Uvulopalatopharyngoplasty (UPPP) is a surgical procedure for the treatment of severe Obstructive Sleep Apnea. In UPPP, soft tissue on the back of the throat and soft palate (the uvula) is removed. The tonsils and possibly other excess tissue may also be removed, if present. The procedure increases the width of the airway at the throat opening, improves the opening ability by interrupting muscular action, and “squares off” the palate to enhance its movement and closure. UPPP does not address apnea or snoring caused by obstructions at the base of tongue.
Surgeons usually use either conventional scalpel techniques or newer laser methods (LAUP, or Laser-Assisted Uvulopalatoplasty). LAUP may have a higher rate of success than UPPP, but it also requires the expertise of a surgeon highly skilled in laser procedures. Either way, UPPP generally requires three to five separate treatments, as only a small amount of tissue may be removed at a time. UPPP is an invasive procedure that typically requires general anesthesia and an overnight hospital stay.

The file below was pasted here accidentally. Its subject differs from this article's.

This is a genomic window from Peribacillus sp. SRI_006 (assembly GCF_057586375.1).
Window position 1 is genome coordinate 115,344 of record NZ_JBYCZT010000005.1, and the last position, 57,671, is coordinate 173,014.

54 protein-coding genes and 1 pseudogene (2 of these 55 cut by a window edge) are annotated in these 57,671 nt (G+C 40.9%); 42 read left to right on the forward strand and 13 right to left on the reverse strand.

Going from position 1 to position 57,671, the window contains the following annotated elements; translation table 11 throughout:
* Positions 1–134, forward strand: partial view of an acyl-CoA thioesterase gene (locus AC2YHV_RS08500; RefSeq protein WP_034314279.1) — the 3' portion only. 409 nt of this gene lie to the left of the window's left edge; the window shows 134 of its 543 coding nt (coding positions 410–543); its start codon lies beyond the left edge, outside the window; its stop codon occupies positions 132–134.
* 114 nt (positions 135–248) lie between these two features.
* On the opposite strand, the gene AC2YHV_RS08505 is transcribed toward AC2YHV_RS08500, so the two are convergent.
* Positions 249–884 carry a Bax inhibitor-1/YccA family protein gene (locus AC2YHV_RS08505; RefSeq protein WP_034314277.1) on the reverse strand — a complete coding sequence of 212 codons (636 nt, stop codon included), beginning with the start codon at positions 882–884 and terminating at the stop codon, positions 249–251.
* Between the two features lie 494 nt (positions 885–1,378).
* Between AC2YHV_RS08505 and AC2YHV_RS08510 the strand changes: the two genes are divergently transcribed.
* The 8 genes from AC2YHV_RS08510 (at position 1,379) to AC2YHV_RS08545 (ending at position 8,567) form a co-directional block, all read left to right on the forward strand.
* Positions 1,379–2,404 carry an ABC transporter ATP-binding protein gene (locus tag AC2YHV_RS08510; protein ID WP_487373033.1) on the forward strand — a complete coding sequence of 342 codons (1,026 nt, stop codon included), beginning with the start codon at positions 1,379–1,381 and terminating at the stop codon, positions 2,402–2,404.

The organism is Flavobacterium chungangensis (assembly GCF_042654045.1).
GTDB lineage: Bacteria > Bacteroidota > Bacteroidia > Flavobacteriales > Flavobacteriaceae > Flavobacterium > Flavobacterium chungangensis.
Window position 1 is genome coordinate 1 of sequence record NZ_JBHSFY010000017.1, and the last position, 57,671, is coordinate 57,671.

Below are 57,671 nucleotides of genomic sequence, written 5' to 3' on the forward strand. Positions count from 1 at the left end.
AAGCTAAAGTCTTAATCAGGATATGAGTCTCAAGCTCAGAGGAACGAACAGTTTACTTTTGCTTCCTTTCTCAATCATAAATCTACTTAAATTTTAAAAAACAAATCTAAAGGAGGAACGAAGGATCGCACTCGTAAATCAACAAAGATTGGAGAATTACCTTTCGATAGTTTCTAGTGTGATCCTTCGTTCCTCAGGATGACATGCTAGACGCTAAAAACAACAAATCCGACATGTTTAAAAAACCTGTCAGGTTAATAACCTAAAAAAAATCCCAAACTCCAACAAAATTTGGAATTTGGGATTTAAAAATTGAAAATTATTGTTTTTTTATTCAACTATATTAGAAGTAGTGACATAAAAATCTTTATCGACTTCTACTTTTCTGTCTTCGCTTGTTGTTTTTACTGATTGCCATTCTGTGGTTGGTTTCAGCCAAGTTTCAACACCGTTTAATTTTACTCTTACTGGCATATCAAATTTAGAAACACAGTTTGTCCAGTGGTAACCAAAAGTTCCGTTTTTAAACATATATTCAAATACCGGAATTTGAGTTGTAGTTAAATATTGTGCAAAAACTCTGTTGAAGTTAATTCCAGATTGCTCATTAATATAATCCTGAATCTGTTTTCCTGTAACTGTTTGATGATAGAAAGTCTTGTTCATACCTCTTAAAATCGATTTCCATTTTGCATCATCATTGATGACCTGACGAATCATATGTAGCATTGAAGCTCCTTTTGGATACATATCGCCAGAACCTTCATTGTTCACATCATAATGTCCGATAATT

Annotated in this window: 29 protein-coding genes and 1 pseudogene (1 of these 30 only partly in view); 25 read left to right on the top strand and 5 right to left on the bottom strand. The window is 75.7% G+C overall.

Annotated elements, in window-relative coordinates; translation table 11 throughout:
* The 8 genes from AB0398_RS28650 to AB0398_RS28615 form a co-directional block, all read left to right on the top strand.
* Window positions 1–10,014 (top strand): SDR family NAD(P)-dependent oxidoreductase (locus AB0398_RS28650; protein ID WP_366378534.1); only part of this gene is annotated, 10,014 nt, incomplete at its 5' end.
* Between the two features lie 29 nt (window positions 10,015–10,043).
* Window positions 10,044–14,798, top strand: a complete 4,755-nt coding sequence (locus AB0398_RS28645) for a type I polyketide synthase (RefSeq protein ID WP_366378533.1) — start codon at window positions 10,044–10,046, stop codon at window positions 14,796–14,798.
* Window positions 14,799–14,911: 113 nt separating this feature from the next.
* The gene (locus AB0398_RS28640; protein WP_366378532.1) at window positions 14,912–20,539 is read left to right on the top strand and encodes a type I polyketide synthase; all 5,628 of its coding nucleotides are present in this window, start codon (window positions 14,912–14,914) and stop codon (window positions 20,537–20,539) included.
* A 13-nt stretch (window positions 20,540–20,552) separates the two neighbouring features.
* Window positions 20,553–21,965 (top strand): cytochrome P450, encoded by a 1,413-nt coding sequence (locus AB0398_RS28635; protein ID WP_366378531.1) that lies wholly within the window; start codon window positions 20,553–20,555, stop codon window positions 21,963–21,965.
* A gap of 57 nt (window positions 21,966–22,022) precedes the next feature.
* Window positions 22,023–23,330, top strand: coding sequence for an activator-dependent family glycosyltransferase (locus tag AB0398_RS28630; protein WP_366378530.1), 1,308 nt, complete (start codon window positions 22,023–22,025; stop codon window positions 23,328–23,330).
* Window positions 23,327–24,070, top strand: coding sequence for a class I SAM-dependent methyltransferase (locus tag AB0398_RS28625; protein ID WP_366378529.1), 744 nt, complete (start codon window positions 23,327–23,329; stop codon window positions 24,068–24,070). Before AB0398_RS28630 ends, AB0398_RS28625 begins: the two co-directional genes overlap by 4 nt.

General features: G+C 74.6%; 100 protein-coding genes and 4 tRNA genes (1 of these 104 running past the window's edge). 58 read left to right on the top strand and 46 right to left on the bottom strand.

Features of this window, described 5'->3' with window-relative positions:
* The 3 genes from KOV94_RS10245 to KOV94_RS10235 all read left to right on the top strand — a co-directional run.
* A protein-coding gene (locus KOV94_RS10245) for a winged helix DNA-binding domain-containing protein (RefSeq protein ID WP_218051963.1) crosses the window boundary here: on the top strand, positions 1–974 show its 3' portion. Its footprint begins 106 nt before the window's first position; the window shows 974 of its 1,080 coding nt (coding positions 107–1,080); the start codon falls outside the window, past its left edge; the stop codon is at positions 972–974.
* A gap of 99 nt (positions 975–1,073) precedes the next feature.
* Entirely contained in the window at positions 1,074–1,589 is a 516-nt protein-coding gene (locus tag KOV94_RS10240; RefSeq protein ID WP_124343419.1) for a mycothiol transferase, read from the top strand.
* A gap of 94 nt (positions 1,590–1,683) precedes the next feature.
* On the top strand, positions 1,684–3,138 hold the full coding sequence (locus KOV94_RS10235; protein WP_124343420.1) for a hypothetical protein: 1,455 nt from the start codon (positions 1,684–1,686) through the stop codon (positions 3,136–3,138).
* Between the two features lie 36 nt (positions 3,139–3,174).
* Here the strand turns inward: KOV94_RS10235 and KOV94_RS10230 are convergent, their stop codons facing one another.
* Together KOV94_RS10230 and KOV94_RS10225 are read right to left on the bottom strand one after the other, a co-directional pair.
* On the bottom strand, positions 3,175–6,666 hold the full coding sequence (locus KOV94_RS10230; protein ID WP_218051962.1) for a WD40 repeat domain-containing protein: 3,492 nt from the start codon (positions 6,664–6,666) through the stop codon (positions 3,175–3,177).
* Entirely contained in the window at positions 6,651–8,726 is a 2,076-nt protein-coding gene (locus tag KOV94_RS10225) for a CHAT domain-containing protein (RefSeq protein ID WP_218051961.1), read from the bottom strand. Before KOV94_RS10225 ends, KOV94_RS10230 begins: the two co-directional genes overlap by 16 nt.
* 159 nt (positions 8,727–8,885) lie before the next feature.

Nationwide, UPPP and LAUP are approximately 50% to 65% effective in treating sleep apnea. In the hands of the highly qualified surgeons at Columbia Presbyterian, LAUP is about 85% effective in muting snoring and 65% effective in improving apnea. If habitual snoring is caused by obstructions at the back of the throat, UPPP and LAUP also reduce this problem in treated patients.
Adverse effects of UPPP include::
Read about Somnoplasty for Obstructive Sleep Apnea